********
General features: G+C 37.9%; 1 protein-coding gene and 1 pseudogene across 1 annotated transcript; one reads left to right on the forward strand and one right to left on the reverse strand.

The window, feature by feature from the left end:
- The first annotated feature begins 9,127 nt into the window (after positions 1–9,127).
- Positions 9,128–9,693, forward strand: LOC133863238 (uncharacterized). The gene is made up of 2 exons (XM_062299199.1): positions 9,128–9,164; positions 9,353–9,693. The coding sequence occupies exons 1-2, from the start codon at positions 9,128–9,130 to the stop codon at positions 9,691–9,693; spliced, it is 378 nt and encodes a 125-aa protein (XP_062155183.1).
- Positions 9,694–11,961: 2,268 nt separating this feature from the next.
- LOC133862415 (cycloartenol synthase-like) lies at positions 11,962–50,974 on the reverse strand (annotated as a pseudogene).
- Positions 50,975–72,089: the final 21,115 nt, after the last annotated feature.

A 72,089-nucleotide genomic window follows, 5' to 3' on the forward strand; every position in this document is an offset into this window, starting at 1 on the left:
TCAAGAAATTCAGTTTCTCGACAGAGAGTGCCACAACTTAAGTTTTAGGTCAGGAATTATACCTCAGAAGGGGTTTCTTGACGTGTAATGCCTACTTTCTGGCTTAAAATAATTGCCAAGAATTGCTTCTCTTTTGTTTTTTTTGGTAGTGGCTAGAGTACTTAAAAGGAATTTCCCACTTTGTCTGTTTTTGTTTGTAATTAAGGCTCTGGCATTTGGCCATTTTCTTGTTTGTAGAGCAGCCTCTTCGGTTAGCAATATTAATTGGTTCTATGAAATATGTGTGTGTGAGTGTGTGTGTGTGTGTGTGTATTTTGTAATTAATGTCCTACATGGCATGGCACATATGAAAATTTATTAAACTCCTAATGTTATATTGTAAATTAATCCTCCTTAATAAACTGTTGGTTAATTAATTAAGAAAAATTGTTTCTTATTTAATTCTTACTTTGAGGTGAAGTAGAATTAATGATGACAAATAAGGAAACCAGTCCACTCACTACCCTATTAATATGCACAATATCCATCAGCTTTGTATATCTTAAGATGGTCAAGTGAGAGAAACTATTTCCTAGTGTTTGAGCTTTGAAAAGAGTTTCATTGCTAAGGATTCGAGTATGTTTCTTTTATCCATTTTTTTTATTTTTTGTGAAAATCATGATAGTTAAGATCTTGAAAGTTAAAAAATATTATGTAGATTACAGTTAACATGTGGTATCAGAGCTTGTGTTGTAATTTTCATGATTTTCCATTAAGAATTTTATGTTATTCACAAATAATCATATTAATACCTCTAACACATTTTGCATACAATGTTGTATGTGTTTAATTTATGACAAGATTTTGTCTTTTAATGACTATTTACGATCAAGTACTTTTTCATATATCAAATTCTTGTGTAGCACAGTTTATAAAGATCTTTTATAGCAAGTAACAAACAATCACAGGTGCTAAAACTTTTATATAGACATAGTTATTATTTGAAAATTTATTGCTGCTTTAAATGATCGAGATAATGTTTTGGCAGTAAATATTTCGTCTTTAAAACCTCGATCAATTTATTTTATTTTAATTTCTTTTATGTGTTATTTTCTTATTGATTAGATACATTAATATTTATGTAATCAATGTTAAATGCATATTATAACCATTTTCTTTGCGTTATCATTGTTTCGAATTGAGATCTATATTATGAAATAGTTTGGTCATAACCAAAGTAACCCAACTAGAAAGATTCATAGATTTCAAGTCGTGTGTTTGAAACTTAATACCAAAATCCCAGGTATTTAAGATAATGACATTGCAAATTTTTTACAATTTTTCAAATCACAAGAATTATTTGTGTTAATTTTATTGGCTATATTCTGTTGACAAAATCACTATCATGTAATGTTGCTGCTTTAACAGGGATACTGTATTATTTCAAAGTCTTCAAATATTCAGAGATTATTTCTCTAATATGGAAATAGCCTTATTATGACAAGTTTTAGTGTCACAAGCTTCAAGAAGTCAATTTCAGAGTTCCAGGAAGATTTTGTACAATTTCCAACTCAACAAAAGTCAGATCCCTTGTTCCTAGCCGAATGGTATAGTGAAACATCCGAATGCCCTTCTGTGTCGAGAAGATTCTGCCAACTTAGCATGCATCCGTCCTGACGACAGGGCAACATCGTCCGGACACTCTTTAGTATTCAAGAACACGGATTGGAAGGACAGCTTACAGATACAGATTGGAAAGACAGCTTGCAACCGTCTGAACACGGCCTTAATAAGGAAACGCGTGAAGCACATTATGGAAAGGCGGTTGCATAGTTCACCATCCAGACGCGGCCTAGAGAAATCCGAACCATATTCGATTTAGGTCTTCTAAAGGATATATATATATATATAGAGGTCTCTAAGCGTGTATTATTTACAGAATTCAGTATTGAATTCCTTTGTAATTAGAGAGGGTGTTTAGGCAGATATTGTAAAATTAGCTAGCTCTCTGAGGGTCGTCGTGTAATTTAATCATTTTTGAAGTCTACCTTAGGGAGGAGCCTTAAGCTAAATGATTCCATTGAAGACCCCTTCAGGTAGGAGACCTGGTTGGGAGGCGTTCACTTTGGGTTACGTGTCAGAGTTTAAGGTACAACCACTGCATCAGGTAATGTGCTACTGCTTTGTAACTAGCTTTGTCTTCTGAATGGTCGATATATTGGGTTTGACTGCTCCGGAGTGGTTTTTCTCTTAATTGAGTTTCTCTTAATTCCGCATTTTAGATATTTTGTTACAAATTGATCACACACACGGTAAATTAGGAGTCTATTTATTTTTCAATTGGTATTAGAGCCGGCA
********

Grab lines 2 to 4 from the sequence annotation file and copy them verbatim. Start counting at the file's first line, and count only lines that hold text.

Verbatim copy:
The window, feature by feature from the left end:
- The first annotated feature begins 9,127 nt into the window (after positions 1–9,127).
- Positions 9,128–9,693, forward strand: LOC133863238 (uncharacterized). The gene is made up of 2 exons (XM_062299199.1): positions 9,128–9,164; positions 9,353–9,693. The coding sequence occupies exons 1-2, from the start codon at positions 9,128–9,130 to the stop codon at positions 9,691–9,693; spliced, it is 378 nt and encodes a 125-aa protein (XP_062155183.1).